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Clarification on use and durability of Section 21


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Painsmith Soilicitors have just posted a new blog entry at http://blog.painsmith.co.uk/2010/08/23/after-a-section-21-notice-expires which clarifies matters very nicely. I have found considerable confusion amongst landlords and commentators on some aspects of the uses of these notices.

 

It reads:

 

"We are often asked the question of what the situation is once a notice pursuant to section 21 of the Housing Act 1988 expires.

 

Thanks to the decision of the House of Lords in Knowsley Housing Trust v White it is known that a tenancy agreement for an assured or assured shorthold tenancy does not in fact come to an end until the Court Bailiff has executed an order for possession. Therefore the service of a section 21 notice does not in itself bring a tenancy to an end. This means that the measures of only referring to rent as mesne profits after the service of section 21 notice are not necessarily required (although they may be a good idea so as not to confuse busy District Judges!).

 

If a tenant wishes to stay after the expiry of a section 21 notice for a short period this can easily be dealt with by simply sending a letter advising the tenant that the landlord will not be enforcing the expired possession order until a specific date. Subscribers to the PainSmith helpline service will be able to obtain a suitable letter from the document vault on their website.

 

Section 21 notices have no finite lifetime in which they can be used, they oldest reported case involves a section 21 notice which expired 6 years before the possession action began. Therefore agents should not be overly focused on the section 21 notice and tenants staying on after it has expired and more on making sure they have not offered a new tenancy which might override the notice."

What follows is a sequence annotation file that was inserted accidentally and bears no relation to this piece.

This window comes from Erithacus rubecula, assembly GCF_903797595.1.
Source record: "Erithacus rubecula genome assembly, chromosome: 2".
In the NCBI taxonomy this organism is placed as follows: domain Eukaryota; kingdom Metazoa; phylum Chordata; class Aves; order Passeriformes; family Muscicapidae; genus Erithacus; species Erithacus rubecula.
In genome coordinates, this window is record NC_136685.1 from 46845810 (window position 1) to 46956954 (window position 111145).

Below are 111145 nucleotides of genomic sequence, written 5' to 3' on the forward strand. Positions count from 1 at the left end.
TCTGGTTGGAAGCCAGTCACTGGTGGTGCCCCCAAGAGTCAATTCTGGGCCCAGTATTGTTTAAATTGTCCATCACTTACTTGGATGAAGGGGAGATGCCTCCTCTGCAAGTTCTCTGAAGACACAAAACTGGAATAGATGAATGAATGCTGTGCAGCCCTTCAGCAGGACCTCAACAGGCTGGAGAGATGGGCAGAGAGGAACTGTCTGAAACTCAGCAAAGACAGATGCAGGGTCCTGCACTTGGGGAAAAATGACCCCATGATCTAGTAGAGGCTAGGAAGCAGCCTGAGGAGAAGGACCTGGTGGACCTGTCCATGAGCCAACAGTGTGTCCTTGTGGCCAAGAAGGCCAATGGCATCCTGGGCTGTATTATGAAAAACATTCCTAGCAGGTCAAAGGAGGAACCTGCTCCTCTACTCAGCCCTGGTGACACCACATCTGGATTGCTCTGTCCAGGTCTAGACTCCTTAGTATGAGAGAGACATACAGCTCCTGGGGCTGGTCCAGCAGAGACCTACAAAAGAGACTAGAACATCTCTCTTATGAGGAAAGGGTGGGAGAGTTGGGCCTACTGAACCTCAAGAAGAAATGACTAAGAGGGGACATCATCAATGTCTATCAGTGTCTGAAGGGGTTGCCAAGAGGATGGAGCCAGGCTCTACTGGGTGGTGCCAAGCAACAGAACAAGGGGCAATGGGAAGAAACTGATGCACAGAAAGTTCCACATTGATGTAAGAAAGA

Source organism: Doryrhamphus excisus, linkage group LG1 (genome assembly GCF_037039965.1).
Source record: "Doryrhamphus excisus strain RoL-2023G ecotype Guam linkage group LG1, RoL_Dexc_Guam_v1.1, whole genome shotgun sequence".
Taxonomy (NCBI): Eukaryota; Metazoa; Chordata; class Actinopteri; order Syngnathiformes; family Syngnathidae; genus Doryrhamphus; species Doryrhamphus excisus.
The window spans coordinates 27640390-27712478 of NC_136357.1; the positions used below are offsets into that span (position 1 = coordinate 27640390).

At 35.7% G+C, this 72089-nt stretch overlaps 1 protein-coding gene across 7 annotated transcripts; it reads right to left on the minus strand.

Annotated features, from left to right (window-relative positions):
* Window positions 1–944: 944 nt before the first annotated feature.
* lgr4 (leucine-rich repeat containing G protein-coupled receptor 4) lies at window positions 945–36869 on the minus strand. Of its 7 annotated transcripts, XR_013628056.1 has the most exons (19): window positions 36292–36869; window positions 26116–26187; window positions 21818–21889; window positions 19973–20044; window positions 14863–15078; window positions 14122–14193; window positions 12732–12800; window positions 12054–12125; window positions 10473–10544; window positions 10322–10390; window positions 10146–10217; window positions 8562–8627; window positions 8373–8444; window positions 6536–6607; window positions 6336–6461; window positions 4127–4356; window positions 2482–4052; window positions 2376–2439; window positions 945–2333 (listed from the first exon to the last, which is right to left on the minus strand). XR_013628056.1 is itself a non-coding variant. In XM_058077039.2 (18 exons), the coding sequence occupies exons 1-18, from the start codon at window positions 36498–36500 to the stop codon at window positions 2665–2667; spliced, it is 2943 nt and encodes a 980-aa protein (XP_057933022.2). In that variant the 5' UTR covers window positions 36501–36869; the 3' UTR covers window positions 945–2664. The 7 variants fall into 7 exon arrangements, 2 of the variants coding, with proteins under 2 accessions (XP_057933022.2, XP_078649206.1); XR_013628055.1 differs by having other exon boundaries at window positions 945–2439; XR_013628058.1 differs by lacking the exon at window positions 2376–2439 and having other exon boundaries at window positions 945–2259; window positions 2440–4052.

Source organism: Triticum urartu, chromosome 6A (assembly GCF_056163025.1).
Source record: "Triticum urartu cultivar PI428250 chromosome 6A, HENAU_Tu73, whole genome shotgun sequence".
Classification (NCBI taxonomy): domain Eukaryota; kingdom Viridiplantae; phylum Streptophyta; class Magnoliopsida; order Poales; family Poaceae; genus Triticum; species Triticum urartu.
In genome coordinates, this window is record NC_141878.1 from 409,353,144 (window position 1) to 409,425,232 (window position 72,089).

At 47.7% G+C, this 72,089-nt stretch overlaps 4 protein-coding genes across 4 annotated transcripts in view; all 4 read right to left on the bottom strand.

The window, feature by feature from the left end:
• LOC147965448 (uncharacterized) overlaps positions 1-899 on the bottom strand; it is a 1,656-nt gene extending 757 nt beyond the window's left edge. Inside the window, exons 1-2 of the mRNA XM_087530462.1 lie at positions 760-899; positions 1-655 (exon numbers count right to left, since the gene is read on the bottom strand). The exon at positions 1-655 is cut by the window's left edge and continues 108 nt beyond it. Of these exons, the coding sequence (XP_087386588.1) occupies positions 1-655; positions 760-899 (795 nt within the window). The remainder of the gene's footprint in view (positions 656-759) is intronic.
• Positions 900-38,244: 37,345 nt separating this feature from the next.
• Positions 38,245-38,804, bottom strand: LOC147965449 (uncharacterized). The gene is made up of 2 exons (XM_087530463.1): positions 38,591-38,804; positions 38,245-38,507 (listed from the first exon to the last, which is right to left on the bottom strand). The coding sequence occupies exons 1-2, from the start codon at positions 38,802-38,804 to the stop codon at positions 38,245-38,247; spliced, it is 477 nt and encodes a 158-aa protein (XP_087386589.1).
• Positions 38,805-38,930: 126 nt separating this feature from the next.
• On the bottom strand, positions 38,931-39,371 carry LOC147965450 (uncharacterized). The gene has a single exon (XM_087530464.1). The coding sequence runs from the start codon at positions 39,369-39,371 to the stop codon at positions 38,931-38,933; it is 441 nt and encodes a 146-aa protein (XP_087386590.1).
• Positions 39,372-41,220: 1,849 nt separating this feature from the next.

It seems to me that LL's now have a clear procedural route to follow:

    protect the deposit

    serve the deposit info sheet along with a Section 21 notice specifying the final day of the tenanc

    allow the tenancy to become a statutory one

    if you ever need to give notice, merely send a letter to the tenant quoting the Notice and saying that you want them gone in 30 days (or later if you wish and specify).

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"If a tenant wishes to stay after the expiry of a section 21 notice for a short period this can easily be dealt with by simply sending a letter advising the tenant that the landlord will not be enforcing the expired possession order until a specific date. Subscribers to the PainSmith helpline service will be able to obtain a suitable letter from the document vault on their website."

 

Painsmith are very highly regarded by myself, but I have to say I think they've got this one wrong.

 

In my personal opinion, the actions mentioned above would invalidate the notice.

7 years in retail customer service

 

Expertise in letting and rental law for 6 years

 

By trade - I'm an IT engineer working in the housing sector.

 

Please note that any posts made by myself are for information only and should not and must not be taken as correct or factual. If in doubt, consult with a solicitor or other person of equal legal standing.

 

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I have found considerable confusion amongst landlords and commentators on some aspects of the uses of these notices.

 

What we have always said, looking back at your previous posts, its always been quite obvious on whos side the 'considerable confusion' lies in my opinion. I wont cut and paste your various responses here though. I trust you will be more willing to take on board what is actually said to you in future, like the majority of other posters on here?